We are both lactose intolerant. Interestingly, full fat dairy products have little or no lactose in them. I have discovered that few people know this. We eat some full fat dairy, such as butter and cream (or half-n-half for Ron’s coffee). We don’t drink milk or eat soft cheeses because even though flatulence may seem funny, it’s not when you yourself are the flatulee. We avoid low-fat and fat-free products because 1) they are highly processed, contain dangerous toxins, and their sale lines the pockets of corporate food giants that would sooner drown your grandmother in skim milk than admit that fat is good for people, and 2) fat is delicious and is necessary for optimum brain function. We eat hard cheeses, such as sharp cheddar and parmesan, and other dairy products that are cultured, such as yogurt, cottage cheese, and sour cream (all full fat). I digest goat and sheep cheeses better than cow cheeses. Since goats are smarter and more interesting than cows, I recommend that you get a goat rather than a cow in preparation for our visit. Sheep are really dumb so steer clear of them altogether. Let me know if you want me to bring some straw.

As you may have already surmised, we don’t eat gluten. This is not because I subscribe to the latest fad that considers gluten the root of all evil. I don’t. Some people can eat that stuff with no adverse reaction. I’m not one of them and neither is Ron. Gluten is in wheat, rye, spelt, barley, and may be hidden in many edible products with ingredients so you have to read labels. I generally avoid food items with ingredients and just eat actual foods instead. Collard greens, for instance, have no ingredients; and they taste delicious with butter and garlic, which also have no ingredients. If a food has a label on it, I’m already skeptical. I do a lot of cooking without ingredients. But I digress. We don’t eat bread, pasta, or baked goods unless they are made especially for people on gluten-free diets; and preferably without sugar (see below under space aliens). Gluten-free substitutes include rice, quinoa, corn, and potatoes. Don’t try to do us any favors with gluten-free bread because this is a quagmire. Unless you are intimately familiar with gluten-free bread options, you risk exposure to the grain disaster equivalent of a category five hurricane.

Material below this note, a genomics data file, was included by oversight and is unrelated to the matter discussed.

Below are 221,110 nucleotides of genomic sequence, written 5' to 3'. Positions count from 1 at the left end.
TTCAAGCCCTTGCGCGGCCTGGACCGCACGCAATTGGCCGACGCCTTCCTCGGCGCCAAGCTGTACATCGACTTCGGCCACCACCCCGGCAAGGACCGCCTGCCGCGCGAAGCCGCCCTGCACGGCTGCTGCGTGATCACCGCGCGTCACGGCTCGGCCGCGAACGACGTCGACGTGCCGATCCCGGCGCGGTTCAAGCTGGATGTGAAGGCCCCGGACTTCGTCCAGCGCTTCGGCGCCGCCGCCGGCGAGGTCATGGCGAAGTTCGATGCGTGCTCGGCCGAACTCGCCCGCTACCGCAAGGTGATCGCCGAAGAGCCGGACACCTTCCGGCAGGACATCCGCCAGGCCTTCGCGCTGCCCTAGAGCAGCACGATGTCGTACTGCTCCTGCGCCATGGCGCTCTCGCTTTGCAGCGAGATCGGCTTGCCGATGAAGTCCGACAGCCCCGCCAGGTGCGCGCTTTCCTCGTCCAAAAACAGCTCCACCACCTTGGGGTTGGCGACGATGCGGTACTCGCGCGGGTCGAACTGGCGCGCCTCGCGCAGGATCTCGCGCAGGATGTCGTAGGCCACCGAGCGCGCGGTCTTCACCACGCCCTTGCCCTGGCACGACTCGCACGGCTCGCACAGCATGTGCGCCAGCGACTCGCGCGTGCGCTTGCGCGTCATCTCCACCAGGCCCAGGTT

May I alert you to tread carefully with corn. I have an aversion to evil mutant GMO corn, and any other GMOs or unfortunate agricultural products that may have been sprayed with Roundup, such as soy (yup, here’s the tofu stipulation). GMO crops were developed mainly so that they can be sprayed with Roundup without dying off. Roundup is one of the most toxic cancer-causing substances in the known universe and it is regularly sprayed to kill weeds that interfere with the growth of the GMO crop. Just so you know, insects, fungus, and other “pests” will not eat GMOs, which confirms my suspicion that most people are not as smart as mold. To avoid exposure to evil-mutant-GMO-toxic corn, your best bet is to buy organic. A lot of products now say non-GMO on them, which usually means they were not sprayed with Roundup. So I only eat organic corn. Pay attention because corn derivatives are in everything these days, including salad dressing, ketchup, baked goods, farm-raised fish feed, garage doors, rubber bands, presidential candidates, shampoo, boots, spoons, and corn.